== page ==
“In 2016, 78% of contributions were given by donors 50 years or older. ”
We learned this staggering statistic when speaking with a Texas church whose attendance each Sunday is about 1,200. Seventy-eight percent! In speaking with other ministries across the state, we have found the majority of ministries realize their donor population is aging. Most ministries tell us the average age of their donor is about 60 and they connect well with Baby Boomers and somewhat well with Gen X’ers.
Ministries are becoming aware that connecting with Millennials (people born in 1982 or later) is different from engaging with previous generations. However, they aren’t sure what is needed to engage with the younger population. We’ve taken on the task to interview various ministries and want to share the first of 5 tips to successfully engage with younger donors.
Tip #1: Create a hands-on experience.
Contrary to popular belief, Millennials have incredibly generous hearts. They are touched by events and moments. Go Fund Me campaigns are wildly popular on social media, and there is no shortage of good causes who need financing. “Millennials give to causes that tug at their heartstrings. They want to give to something where they can know an experience”, said Mark Yoakum, of the Southern Baptists of Texas Convention.
For a Millennial to really engage with a ministry, there seems to be a need to first connect through a hands-on experience. In an age of virtual connections and social media, they want a physical, “real” experience to tie them to a ministry.
OurCalling, a ministry to the homeless in downtown Dallas, recruits volunteers to help feed, clothe, and create conversations with the homeless. This experience helps captivate the hearts of the Millennials and their digital bank accounts. “When millennials volunteer with us and have personal experiences with our homeless friends, they are more likely to consider giving to our ministry,” said Cali McCormac, Volunteer and Events Coordinator (a Millennial herself.)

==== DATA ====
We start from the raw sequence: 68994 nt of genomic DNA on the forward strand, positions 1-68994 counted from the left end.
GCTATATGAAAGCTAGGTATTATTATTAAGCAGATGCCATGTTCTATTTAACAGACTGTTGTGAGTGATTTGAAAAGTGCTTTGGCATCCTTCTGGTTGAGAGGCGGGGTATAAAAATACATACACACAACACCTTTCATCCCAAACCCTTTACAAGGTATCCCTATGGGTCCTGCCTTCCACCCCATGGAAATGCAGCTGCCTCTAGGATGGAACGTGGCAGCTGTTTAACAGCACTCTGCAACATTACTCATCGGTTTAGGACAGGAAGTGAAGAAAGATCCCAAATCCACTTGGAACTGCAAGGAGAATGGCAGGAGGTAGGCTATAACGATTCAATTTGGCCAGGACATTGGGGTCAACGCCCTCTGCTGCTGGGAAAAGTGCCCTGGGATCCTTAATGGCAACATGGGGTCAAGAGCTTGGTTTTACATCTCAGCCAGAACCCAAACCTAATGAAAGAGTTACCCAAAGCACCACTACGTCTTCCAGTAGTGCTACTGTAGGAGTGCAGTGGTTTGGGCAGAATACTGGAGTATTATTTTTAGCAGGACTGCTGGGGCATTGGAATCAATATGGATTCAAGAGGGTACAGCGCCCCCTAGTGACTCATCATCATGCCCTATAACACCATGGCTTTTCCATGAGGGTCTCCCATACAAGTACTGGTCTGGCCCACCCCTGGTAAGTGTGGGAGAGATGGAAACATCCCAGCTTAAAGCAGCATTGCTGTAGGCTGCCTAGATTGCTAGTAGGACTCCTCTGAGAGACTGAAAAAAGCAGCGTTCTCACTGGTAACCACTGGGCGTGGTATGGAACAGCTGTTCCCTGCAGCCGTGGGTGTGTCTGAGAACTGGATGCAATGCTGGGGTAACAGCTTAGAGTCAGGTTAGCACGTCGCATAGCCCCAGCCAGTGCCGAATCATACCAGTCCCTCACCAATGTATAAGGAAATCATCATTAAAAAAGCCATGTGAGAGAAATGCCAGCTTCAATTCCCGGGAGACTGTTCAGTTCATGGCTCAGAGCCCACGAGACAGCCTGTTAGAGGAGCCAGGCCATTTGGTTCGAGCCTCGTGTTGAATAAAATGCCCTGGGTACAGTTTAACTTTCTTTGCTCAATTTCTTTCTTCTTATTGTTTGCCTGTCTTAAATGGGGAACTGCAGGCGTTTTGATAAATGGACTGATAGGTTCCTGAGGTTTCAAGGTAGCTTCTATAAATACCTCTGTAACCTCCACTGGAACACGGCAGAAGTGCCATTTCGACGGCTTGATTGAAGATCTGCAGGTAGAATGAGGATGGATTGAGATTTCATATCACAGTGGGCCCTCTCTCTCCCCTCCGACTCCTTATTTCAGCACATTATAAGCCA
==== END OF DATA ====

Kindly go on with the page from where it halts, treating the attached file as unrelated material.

Hope for the Hungry is a ministry that engages Americans on missions trips. “When we take a younger person on a trip to a third-world country, we can capture their attention and gain a champion for the cause of Christ. This isn’t just a financial issue for us. We want to give them an experience to capture their heart,” Founder Dan Kirkley told us.
Tip #1 Take Away: Millennials want to give their time and their physical presence before financially committing to a ministry. Therefore, ministries wanting to engage younger donors must create hands-on experiences where people can connect and feel their gift of time made a difference. Think this just wouldn’t fit for your ministry? Get creative and think outside the box to find ways to physically engage.
Want to receive the entire 5 part mini-series on how to connect and engage with Millennials? Visit knutsoncpa.com/millennials
Written by Wendy Knutson, CPA
Wendy Knutson, CPA is the owner of Knutson CPA in Southlake, TX where a team of professionals serves a variety of businesses and ministries. As Certified Profit First Professional, the firm has a vision of enriching the lives of business owners by helping them find the missing piece: PROFITS. We take a similar approach called VISION FIRST with nonprofits, helping them develop healthy habits to accomplish their vision.